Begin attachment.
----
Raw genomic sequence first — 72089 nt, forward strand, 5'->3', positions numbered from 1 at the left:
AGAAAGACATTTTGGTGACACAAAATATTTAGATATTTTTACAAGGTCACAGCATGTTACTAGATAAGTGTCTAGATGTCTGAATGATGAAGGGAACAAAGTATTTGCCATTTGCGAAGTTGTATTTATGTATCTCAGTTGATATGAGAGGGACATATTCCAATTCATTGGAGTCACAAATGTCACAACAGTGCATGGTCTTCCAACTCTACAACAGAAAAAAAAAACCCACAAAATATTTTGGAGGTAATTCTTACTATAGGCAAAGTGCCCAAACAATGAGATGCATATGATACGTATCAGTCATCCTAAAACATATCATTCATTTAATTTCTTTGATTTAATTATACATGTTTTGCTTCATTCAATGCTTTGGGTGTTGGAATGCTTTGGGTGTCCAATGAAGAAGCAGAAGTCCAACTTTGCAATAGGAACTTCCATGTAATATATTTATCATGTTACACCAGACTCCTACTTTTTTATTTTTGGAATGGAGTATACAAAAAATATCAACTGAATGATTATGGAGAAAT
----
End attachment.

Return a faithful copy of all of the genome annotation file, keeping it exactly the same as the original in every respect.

Raw genomic sequence first — 72089 nt, forward strand, 5'->3', positions numbered from 1 at the left:
AGAAAGACATTTTGGTGACACAAAATATTTAGATATTTTTACAAGGTCACAGCATGTTACTAGATAAGTGTCTAGATGTCTGAATGATGAAGGGAACAAAGTATTTGCCATTTGCGAAGTTGTATTTATGTATCTCAGTTGATATGAGAGGGACATATTCCAATTCATTGGAGTCACAAATGTCACAACAGTGCATGGTCTTCCAACTCTACAACAGAAAAAAAAAACCCACAAAATATTTTGGAGGTAATTCTTACTATAGGCAAAGTGCCCAAACAATGAGATGCATATGATACGTATCAGTCATCCTAAAACATATCATTCATTTAATTTCTTTGATTTAATTATACATGTTTTGCTTCATTCAATGCTTTGGGTGTTGGAATGCTTTGGGTGTCCAATGAAGAAGCAGAAGTCCAACTTTGCAATAGGAACTTCCATGTAATATATTTATCATGTTACACCAGACTCCTACTTTTTTATTTTTGGAATGGAGTATACAAAAAATATCAACTGAATGATTATGGAGAAAT